So, 10 gallon batches afford me the wort to brew a little variety and reduces the time investement to make that a reality. Which also means I tend to brew more moderate gravity beers so I don't risk them passing their peak before the keg gets kicked.

When looking to expand my brew system from 5 gallon extract I looked at really large kettles, up to 30 Gallon and I just didn't see myself brewing that much. And I still don't. However, an officer in my brew club has a 28 gallon sculpture and I know that if I needed to, he'd let me brew on it.
 

sirsloop

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Lets be realistic. How many single *responsible* guys drink enough by themselves to warrant more than like 10 gallon batches? Really... be honest. Unless you drink the same old beer every day of your life or throw parties where you have 10 guys sucking down your swill... 5-10 gallon batches are probably more than sufficient. It personally takes me A LONG TIME to kick a 5 gallon cornie when I have two on tap. It feels like the never ending keg sometimes...it feels empty but there's at least 10 brews left in there.

Bigger is better applies to your stash of cornie kegs. Whats better than 2 cornie kegs full of your young beer? 10 cornies full of aged beer!
 

Boerderij_Kabouter

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I do 10 gallon batches and wish I had a larger system. I cannot keep beer around. We have a lot of friends over and I consume beer like a Bavarian. I would like to step up to at least a 15g system but never see that happening. Really what I need is a set aside brewing time every other week.... ha pipe dreams are great.
 

ClutchDude

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Being somewhat new to brewing, we're (roommate has 1 1/2 years with 5-6 extract and first AG is in the keg and me 1 wine kit) not sure what our target capacity should be. We usually have friends over twice a week with a shindig every month or so. I'd say 10-15 gallons a month would be about the right consumption.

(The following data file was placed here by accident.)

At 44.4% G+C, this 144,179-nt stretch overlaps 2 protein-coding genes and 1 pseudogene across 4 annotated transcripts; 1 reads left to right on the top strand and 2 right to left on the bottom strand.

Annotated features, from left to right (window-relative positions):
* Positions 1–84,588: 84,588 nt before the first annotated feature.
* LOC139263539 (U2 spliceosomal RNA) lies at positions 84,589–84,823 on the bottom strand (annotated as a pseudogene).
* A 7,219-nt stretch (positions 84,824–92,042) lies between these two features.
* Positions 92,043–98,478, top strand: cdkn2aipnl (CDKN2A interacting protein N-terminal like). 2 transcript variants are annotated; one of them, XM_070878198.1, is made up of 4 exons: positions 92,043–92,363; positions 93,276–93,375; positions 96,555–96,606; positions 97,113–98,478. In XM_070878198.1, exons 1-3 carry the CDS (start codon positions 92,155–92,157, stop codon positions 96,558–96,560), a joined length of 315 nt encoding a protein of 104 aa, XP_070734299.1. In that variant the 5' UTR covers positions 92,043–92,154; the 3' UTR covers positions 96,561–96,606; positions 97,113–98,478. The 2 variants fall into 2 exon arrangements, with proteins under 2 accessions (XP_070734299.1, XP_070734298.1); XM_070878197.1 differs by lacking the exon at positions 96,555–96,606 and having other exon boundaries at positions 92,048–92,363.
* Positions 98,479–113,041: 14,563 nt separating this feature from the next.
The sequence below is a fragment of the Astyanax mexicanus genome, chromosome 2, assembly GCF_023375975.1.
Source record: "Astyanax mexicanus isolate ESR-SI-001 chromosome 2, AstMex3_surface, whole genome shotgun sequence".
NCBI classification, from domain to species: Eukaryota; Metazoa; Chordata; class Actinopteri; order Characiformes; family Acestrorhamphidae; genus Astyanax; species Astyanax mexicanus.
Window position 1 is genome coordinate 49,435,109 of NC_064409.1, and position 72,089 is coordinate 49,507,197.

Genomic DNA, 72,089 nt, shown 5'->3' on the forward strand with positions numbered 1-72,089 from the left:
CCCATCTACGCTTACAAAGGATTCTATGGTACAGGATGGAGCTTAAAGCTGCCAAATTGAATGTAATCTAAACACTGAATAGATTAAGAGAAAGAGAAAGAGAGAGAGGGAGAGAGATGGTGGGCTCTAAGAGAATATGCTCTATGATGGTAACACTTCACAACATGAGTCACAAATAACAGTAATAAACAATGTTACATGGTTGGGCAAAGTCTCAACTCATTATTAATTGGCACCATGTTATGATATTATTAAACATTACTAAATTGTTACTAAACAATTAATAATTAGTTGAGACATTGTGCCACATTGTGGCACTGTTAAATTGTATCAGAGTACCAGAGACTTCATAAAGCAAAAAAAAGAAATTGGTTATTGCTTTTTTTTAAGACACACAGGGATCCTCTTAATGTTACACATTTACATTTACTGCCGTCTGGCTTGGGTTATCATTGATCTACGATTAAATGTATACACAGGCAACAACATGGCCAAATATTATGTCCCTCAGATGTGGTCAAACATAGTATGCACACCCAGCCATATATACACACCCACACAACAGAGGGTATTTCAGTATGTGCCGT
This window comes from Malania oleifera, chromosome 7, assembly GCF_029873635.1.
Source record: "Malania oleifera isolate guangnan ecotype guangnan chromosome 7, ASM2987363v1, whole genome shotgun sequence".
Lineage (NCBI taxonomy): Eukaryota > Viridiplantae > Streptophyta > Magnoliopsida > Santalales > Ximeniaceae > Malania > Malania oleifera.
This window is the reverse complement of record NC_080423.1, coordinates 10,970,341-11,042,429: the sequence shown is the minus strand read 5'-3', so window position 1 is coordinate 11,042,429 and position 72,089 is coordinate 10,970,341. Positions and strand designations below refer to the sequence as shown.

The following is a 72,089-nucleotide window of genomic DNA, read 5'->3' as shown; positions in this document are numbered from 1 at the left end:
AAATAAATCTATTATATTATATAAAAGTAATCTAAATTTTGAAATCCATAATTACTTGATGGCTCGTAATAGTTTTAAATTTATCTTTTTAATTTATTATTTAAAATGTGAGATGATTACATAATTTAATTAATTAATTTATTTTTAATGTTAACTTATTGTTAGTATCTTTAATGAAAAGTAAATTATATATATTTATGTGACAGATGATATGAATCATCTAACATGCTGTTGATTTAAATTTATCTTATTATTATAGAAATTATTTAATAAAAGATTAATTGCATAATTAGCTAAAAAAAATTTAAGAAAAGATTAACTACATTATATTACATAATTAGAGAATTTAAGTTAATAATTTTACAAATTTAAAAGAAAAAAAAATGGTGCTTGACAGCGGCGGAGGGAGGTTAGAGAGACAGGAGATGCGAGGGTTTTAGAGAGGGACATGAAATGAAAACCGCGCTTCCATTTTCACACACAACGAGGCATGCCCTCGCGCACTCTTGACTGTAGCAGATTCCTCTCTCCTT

For now, we've been buying our kegs for the 2-4 keg capacity kegerator from the store. What I'd like to do is make a 10 gallon "staple" batch with 5 "experimental" batch to learn with and provide some variety.

From the newbie POV, equipment size and imagination is not as much as a limit as our inexperience is. This board has been great for getting us on our feet and moving forward with making the equipment, getting everything setup, and other ideas.


The equipment will only work as well as well as a who person can use it.
 

Yooper

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I'd like to be able to do 15 gallons of my "good" beers and smaller 5 gallon batches of the unproven stuff. I would love to do 15 gallons of maibock and pale ale for example, but I've found that 5 gallons of others are enough. I like the idea that you have the options to do either. That's awesome! :rockin:
 

cap46

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I do 10 gallon batches. I like to play so I always split into 2 different fermenters. I brewed a batch in Sept. and put cranberry in 1 and a lot of different spices in the other. I brewed in Jan. and made 5 gallon by the recipie and other 5 gallons I put bourbon and oak chips in. Great way to play. You never know what you will come up with. But I would either like to brew more often or go to bigger batches. I drink 3 to 4 every day but I usually drink all different because I split what I brew.:mug: